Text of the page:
One of the Buschwhackers, Carl Edwards, clinched the 2007 Busch Series championship with two races to go. He ended the season 618 points over his fellow Buschwhacker David Reutimann. There were four non-Buschwhackers in the top 10 in drivers points: Jason Leffler, Bobby Hamilton, Jr., Stephen Leicht, and Marcos Ambrose.

There have been some proposals made to restrict Cup regulars' participation in the Nationwide Series by not awarding championship points to such drivers, none which were made official until 2011. Even though there is a widespread perception that drivers running both races hindered the development of new drivers, there has been a steady influx of successful new drivers into the Sprint Cup Series: e.g., in 2007 three of the Top 10 drivers had less than four years of Cup experience, eight of the ten had less than 10 years of Cup experience, and only one (Jeff Burton) was over 40 years of age.[3]

Cup drivers turn up in other series as well. Although it would be impractical for a Cup regular to run a full Camping World Truck Series or Whelen Modified Tour schedule, there are several who run trucks part-time. Kevin Harvick in particular was very active in the Truck Series: he owned a truck team which entered at least one vehicle in every race, and he frequently drove for his own team. The most successful of these drivers is Kyle Busch, who has won 41 Truck Series races. Busch owns his own Truck team, Kyle Busch Motorsports, and his team's #51 truck driven by himself and other drivers won the owner's championship in 2013. Most of the leading Truck Series drivers have at least some Cup experience. Cup drivers also occasionally compete in regional racing series events.

In late 2010, media reports began to indicate that NASCAR would respond to the critics of "claim jumping" by effectively splitting the difference between the two extremes of unrestricted presence of Cup drivers and none at all. It was specifically reported that in 2011, Cup drivers would be allowed to run in the Nationwide Series, but not to compete for the series championship.[4] This rule change was confirmed by NASCAR.com in a report on January 11, 2011. Drivers are now allowed to compete for the championship in only one of NASCAR's three national touring series in a given season. The NASCAR license application form now includes a check box requiring drivers to select the series in which they wish to compete for the championship.[5] NASCAR president and CEO Brian France officially announced this change on January 26, adding that Cup Series drivers will still be allowed to earn owner's points, but not driver's points, in the Nationwide and Truck Series.[6]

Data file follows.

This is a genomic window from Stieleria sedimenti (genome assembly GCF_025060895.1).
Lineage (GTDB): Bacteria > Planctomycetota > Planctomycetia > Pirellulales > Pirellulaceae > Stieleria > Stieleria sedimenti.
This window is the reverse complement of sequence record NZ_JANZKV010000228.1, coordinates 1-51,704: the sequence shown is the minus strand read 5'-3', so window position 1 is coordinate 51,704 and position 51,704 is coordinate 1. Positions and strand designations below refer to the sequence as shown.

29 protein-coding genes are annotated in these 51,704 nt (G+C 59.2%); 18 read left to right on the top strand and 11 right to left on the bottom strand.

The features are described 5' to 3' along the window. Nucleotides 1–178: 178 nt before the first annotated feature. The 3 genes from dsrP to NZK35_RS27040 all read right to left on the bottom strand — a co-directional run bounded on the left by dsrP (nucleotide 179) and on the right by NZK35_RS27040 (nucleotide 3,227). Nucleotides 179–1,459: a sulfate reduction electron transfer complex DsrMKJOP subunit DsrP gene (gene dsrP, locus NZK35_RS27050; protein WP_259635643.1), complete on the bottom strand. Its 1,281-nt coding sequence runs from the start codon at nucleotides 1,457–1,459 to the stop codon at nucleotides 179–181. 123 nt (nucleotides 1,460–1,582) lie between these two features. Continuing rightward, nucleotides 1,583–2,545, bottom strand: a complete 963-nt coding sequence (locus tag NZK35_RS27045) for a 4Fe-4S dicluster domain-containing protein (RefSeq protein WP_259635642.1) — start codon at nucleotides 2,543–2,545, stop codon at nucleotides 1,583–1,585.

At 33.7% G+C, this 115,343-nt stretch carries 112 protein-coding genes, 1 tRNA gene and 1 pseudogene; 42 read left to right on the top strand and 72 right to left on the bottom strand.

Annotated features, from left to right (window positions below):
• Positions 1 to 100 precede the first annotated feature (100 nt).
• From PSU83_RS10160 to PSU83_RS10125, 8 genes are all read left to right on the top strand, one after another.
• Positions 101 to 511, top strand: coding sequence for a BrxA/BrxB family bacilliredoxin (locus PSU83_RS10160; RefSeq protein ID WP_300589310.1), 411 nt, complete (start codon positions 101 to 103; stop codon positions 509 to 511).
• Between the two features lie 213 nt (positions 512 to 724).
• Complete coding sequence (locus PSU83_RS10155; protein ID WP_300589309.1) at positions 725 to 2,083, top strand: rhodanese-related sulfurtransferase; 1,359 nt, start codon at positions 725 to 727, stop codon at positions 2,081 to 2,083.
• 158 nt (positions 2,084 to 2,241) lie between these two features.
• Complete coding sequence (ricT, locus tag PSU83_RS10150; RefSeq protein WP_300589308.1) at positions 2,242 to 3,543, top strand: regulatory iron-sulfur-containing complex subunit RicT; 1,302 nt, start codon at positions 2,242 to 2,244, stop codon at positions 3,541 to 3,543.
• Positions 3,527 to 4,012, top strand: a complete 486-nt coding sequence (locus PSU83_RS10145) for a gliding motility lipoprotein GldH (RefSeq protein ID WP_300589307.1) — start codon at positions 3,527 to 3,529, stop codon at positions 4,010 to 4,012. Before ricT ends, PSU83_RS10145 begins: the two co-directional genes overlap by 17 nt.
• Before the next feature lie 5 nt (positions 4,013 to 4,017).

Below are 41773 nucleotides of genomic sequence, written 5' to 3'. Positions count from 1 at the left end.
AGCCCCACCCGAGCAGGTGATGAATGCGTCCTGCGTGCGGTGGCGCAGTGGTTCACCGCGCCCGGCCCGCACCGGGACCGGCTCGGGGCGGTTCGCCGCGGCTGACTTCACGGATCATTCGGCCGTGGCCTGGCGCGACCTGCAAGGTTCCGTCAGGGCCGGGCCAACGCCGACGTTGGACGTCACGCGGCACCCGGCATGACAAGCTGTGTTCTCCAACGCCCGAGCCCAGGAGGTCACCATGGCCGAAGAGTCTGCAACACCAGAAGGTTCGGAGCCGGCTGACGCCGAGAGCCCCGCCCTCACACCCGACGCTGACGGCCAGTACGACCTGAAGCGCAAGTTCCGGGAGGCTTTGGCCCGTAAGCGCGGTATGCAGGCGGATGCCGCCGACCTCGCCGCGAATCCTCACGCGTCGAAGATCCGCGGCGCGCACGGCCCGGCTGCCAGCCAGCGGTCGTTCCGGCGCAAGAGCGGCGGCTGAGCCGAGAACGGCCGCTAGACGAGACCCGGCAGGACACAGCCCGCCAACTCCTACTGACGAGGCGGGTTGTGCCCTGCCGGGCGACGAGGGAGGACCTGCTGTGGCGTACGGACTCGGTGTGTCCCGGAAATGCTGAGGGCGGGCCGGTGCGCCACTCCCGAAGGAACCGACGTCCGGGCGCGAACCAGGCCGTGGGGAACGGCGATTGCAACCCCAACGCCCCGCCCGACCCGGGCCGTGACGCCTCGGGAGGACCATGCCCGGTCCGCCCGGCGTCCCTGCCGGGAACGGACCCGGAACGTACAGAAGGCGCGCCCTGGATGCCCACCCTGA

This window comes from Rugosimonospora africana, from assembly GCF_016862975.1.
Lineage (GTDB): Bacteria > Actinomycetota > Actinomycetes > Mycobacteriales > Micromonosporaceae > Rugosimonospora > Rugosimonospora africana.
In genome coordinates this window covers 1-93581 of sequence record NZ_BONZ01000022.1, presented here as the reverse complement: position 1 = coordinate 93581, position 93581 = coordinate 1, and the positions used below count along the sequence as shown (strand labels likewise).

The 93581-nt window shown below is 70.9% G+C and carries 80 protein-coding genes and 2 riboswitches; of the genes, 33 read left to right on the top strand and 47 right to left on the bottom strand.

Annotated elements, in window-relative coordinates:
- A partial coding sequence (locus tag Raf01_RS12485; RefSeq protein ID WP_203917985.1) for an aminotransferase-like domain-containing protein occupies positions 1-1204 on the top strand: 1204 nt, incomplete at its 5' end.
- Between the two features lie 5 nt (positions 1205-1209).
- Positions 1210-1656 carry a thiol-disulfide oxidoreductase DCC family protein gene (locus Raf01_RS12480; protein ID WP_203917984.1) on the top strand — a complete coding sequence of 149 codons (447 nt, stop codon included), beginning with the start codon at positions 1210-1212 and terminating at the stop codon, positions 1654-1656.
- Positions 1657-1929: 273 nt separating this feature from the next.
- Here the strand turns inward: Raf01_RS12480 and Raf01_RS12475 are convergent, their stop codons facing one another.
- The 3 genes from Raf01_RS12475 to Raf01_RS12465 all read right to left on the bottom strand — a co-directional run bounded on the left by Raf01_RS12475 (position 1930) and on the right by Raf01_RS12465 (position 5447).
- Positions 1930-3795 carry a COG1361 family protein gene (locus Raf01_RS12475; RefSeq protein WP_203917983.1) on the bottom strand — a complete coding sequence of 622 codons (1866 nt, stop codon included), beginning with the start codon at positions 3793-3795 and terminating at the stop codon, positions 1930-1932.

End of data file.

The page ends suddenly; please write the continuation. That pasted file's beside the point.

Although many claim that the added track time gained by running a Nationwide or Camping World Truck Series race helps drivers during the Sprint Cup Series race, any positive effects are not seen in final championship standings. For example, during his run of 5 consecutive Sprint Cup Series Championships, Jimmie Johnson ran only 3 Busch/Nationwide races in 2007, 1 each in 2007 & 2008, and none in 2009 or 2010. Another example is the 2009 season, where Kyle Busch won the 2009 NASCAR Nationwide Series Championship but failed to qualify for the 2009 Chase for the Sprint Cup.


The term originated in an argument Craig Witkowski had with another user "Tinadog" in the Usenet newsgroup rec.autos.sport.NASCAR ("rasn" for short) in May 1997. Tinadog was against Dale Earnhardt and liked Mark Martin, and Witkowski the reverse. Witkowski was especially critical of Martin using his Winston Cup team and resources to beat up on the drivers in the lower Busch Grand National Series. The old western term of "bushwhacker" was morphed into "Busch Whacker".[3]

The term continued in use among the regulars on rasn, referring now to any driver whose primary ride is in the Cup series and cherry-picks Busch races. The term was picked up by Fox Sports broadcaster Mike Joy, who also participated in the group. After Joy used the term in his broadcasts, it was picked up by other members of the media and found its way into common use. Joy gave credit on the air on lap 64 of the Fox telecast of the Hershey's 300 Busch Series race at Daytona International Speedway in 2005.[4]

Fox later discontinued the use of the term on its telecasts. This may have been done to save face among the critics of this practice, or perhaps because few of the leaders were non-Sprint Cup Series drivers anymore.

The term "claim jumper" was first coined and used by Fox broadcaster Larry McReynolds initially, as Nationwide is an insurance company, he dubbed the Sprint Cup invaders as "Claim Jumpers", punning off the term of an insurance claim and mining rights.

The practice of Cup drivers who compete in Truck Series events has been referred to as "tail gating", and the drivers referred to as "tail-gators", although this usage is not common.


  1. ^ http://www.racing-reference.info/race?id=2007-17&series=B
  2. ^ http://www.jayski.com/busch/next/2007/17milwaukee.htm
  3. ^ http://www.racing-reference.info/raceyear?yr=2007&series=W
  4. ^ Blount, Terry (November 23, 2010). "The best and worst of 2010". ESPN.com. Retrieved November 24, 2010. 
  5. ^ Rodman, Dave (January 11, 2011). "NASCAR drivers must elect championships in '11". NASCAR.com. Retrieved January 11, 2011. 
  6. ^ "Changes for 2011 include emphasis on winning" (Press release). NASCAR. January 26, 2011. Retrieved February 2, 2011.